Based on the agreement with the landlord, I bought a $300 gas mower and a cheap string trimmer that is either battery or extension cord powered. Both are laughable in comparison to the gear I used in California.

And yet...

Despite worries from the landlord about how large the lot is and the work involved, once the initial overgrowth was mowed down, mowing this place is trivial. I can mow and trim the whole thing in two hours or so.

It turns out that the cheap gear is just fine for this job. It uses a lot less gas, and is easy to steer and move. (The mower doesn't even have powered wheels... it's up to me to make it go.)

Fascinatingly, I am told the previous owner of the house had a riding mower (amusingly called a "sit mower" by some up here). I didn't even have a riding mower in California, as I didn't trust such a thing on the sloped ground. But I am certain that a riding mower is totally unneeded for this lot. Compared with what I am used to, this is an easy lot to maintain.

I admit that first mow - trying to cut the grossly overgrown grass - took a long time, and required hours of effort. But now the job is easy.

And I find it interesting that in this case, less power is just fine. Not a very American point of view, I fear.

Thursday, August 24, 2017


This post is going to cover three different mysteries. These are things I have wondered about, and want to know the answers to, but that I have yet to understand.

Anyone who can help me with the answers to any of these things will earn my eternal gratitude, and a link here to their website if desired. Obviously that means I will update the post with new information as it arrives. As with all things, you can reach me if you try, despite comments being off here.

Oh, for all images here, click to see a larger version.

MYSTERY 1 - Strange marks in highway pavement in the USA

Here's a picture taken on I-5 in Northern CA, on a trip to Vancouver:

Look at the road in front of the car. See those sets of 3 marks on each side, roughly where the wheels of the car go? Those are the mystery. Here's a closeup:

What are those things? Here's what I know so far:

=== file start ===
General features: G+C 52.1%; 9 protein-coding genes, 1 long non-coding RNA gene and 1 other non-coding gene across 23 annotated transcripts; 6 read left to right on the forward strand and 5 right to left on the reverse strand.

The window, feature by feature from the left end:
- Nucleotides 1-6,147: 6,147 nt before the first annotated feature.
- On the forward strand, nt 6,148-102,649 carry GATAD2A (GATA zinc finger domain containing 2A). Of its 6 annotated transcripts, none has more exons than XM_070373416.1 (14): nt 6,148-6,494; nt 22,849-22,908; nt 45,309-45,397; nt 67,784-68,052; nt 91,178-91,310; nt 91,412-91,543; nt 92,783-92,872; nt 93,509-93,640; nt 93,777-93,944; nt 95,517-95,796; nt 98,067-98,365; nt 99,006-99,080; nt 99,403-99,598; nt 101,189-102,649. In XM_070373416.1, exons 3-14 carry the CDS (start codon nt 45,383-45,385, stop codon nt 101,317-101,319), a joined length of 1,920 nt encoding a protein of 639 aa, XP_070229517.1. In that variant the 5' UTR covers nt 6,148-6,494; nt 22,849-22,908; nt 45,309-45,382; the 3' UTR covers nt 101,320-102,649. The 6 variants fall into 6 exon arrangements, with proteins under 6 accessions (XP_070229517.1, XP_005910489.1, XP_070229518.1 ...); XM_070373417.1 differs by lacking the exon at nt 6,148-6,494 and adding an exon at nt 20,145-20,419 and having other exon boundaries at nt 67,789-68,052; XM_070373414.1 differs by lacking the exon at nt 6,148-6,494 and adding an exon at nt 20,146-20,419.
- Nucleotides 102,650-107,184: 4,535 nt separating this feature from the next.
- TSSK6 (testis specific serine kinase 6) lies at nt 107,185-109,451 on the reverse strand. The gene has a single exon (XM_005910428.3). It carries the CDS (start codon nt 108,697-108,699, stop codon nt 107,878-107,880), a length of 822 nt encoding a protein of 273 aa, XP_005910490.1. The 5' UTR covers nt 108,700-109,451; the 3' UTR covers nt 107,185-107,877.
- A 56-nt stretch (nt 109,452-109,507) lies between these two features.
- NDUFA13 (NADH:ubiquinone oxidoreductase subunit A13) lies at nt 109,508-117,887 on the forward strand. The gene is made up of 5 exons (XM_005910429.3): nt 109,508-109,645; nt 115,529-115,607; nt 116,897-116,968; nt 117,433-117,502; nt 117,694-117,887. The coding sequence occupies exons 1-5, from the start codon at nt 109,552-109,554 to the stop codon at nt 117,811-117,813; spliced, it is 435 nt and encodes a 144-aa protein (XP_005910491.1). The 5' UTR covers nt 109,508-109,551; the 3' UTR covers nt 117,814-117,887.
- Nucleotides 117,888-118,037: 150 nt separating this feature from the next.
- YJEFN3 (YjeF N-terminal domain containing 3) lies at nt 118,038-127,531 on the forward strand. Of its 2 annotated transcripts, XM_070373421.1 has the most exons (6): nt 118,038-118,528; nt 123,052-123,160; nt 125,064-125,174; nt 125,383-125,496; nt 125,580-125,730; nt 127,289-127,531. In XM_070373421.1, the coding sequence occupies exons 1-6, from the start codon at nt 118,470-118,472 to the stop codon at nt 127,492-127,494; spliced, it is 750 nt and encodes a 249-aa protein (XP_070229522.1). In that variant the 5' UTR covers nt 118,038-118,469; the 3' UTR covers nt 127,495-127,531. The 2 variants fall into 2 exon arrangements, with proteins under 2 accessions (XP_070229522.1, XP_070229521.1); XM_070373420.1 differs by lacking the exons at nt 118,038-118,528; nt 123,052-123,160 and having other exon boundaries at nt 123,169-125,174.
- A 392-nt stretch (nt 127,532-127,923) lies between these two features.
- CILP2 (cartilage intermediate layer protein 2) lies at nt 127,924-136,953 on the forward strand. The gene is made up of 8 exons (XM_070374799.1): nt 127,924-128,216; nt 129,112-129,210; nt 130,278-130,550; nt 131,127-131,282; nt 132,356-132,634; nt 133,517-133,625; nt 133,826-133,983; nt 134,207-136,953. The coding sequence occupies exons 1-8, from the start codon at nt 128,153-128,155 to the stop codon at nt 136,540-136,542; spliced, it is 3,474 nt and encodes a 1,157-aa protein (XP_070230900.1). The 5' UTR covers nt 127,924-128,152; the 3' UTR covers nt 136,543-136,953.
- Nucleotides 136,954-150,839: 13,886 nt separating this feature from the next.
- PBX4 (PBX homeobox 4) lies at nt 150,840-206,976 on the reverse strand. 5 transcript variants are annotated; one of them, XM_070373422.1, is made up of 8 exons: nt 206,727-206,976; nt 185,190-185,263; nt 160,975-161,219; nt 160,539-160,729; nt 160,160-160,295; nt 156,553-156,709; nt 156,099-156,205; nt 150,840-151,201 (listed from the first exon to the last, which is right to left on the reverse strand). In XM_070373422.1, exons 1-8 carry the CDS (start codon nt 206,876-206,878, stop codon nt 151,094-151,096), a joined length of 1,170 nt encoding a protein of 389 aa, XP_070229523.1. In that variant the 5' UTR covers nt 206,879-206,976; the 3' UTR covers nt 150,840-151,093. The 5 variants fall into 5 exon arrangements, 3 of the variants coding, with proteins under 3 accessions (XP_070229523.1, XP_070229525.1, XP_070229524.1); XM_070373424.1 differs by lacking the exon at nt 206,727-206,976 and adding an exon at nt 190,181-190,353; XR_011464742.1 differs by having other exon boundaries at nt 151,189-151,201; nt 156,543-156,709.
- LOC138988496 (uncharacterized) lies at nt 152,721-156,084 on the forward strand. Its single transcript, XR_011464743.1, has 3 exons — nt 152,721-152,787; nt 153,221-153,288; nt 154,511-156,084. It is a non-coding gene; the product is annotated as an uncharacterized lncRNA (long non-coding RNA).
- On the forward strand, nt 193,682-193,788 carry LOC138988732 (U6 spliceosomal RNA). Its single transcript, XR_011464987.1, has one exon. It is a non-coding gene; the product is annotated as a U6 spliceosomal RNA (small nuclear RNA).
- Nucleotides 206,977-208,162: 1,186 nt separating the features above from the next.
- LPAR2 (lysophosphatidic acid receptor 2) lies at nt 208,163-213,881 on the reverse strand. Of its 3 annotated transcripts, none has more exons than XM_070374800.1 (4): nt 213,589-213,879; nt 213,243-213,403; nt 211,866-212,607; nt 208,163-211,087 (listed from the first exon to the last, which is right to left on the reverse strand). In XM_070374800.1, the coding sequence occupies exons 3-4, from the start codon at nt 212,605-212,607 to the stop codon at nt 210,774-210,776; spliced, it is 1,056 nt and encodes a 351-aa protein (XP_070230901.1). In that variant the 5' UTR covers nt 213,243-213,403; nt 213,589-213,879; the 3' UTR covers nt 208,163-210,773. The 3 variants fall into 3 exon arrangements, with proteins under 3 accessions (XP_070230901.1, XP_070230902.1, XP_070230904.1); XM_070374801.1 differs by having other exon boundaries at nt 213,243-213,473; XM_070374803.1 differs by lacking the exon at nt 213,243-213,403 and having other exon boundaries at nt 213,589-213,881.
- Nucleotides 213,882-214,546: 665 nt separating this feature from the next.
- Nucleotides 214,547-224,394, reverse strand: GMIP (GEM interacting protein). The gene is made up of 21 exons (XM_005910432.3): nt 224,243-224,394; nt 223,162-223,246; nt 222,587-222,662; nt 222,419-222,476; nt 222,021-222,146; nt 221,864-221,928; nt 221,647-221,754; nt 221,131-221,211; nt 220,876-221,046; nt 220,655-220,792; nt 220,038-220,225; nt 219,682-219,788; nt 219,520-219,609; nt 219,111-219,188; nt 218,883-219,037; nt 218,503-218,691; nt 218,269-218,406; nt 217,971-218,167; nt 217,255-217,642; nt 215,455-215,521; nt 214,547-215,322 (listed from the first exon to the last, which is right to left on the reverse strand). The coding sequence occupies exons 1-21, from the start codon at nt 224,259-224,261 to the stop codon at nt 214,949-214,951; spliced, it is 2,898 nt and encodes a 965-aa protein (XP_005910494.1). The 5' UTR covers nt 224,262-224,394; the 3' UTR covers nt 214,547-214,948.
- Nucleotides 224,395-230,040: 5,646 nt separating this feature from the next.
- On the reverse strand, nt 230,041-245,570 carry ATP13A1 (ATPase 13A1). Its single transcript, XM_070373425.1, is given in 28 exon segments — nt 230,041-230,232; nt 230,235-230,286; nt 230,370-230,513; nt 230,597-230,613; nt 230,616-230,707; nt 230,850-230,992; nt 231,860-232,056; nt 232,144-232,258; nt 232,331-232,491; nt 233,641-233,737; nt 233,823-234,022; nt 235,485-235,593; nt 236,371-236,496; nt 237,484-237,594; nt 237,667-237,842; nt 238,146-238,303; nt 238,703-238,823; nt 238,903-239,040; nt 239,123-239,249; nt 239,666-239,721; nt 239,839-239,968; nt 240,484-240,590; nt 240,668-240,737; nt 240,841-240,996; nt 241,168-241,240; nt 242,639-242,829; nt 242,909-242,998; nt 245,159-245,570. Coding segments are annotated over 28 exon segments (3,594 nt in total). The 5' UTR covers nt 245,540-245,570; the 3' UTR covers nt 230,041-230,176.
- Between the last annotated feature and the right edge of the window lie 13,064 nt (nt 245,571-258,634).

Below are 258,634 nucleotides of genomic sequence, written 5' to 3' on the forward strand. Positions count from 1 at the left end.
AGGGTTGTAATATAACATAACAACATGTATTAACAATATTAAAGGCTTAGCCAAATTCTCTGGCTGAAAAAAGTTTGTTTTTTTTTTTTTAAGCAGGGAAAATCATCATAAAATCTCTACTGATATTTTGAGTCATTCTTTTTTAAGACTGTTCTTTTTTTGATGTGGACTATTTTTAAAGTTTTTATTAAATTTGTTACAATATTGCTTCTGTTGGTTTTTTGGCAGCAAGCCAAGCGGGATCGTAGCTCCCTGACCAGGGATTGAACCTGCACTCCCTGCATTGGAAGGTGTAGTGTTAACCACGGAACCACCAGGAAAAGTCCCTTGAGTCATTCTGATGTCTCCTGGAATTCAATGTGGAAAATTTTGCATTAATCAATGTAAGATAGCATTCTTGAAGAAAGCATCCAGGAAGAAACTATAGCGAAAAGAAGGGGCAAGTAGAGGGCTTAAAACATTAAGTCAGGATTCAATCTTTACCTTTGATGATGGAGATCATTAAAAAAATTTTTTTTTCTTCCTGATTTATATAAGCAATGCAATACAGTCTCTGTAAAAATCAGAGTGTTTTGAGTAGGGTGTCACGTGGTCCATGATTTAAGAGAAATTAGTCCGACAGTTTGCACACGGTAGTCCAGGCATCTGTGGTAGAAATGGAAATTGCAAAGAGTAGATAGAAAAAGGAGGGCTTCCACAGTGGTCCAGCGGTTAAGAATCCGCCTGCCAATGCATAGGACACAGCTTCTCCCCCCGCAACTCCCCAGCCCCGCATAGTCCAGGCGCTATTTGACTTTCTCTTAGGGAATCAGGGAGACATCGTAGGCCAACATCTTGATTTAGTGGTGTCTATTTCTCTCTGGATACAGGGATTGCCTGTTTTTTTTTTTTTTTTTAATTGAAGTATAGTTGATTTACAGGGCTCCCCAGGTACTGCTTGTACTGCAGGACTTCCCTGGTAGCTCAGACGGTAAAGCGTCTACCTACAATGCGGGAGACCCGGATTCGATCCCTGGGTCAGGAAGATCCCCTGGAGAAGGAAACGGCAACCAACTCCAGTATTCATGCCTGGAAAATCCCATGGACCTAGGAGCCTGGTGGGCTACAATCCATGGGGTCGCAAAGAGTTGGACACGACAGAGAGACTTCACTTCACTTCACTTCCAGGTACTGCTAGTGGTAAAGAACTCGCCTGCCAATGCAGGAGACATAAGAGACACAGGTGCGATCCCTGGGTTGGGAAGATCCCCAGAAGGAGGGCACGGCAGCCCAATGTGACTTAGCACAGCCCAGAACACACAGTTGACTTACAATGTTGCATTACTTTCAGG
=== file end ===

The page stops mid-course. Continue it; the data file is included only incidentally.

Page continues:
• I have googled quite a bit and been unable to find a search that tells me anything.
  • It appears that they happen on expansion joints (or some other linear crack in the road, perpendicular to the direction of travel).
  • I have seen them in several states, mostly in I-80, but also (as above) in California on I-5.
  • The spacing between groups (in the direction the cars travel on the road) can vary.
  • Sometimes there are 2 groups of 4 marks instead of 2 groups of 3. No idea why. But that happens on very different roads. I have never seen groups of 4 & 3 on the same road.
This question has driven me crazy for years. I have no clue what those marks are for. The cannot be for traction (like rain grooves) and I can't see why you'd need them across expansion joints.

Mystery 1 has an answer! Readers K and P (possible links still coming) tell me these marks are made as part of a 'dowel bar retrofit', which is a mechanism used to reinforce cracks in highway concrete. Here's a Wikipedia article about the technique.

MYSTERY 2 - Wood, round, antenna structures west of Richmond, BC

On our regular dog walks along the dyke on the western edge of Richmond, BC, we see odd, round structures, apparently made of wood. There are several of them, well spaced out. Here's one, from afar, and zoomed in. (The zoom'd image is blurry... sorry.)

And here is a shot showing several of these things off to the south:

And finally, here is a captured image from Google Maps, where I have measured the distance between these things. The points on the white line show their locations.

And here's what I know (it's not much):
  • They appear to be made of wood, and have no apparent electrical connections.
  • They face South West. (Bring up google maps for Richmond, BC, switch to satellite mode, and zoom in to confirm that yourself. You can see them in some detail there.)
  • The spacing between them isn't regular. (See map above.)
  • They are in a straight line running very close to due North/South, as far as I can tell. (Again, see map above.) It is just possible that they do not run perfectly North/South, but from the level of detail I have, it's hard to know.
  • And once more, Google has let me down on finding more details.
That's it. I know nothing more.

Mystery 2 has been solved. It prompted a lot of discussion on Facebook and in email, and many people participated in the conversation. K suggested these are navigation markers for ships, and looked at some nautical charts but didn't find them specifically. I found them in openseamap.org, but couldn't find the description of the actual things I found. J found the actual information about the chart annotation that resolved it, along with the formal description of the item type - "Daybeacons" - which says: "Generally, daybeacons are unlighted aids used primarily to assist the mariner during daylight hours" and goes on with other information that makes it clear that these things off the coast of Richmond are there to keep ships out of trouble.

Thanks to the many people who looked into this and helped find the definitive answer! It was really fun to get it worked out.

MYSTERY 3 - The scanner that stopped working in Ubuntu Linux 16.04

No pictures for this one, I'm afraid, but I wrote it all up in great detail in a post on the Ubuntu Forums here: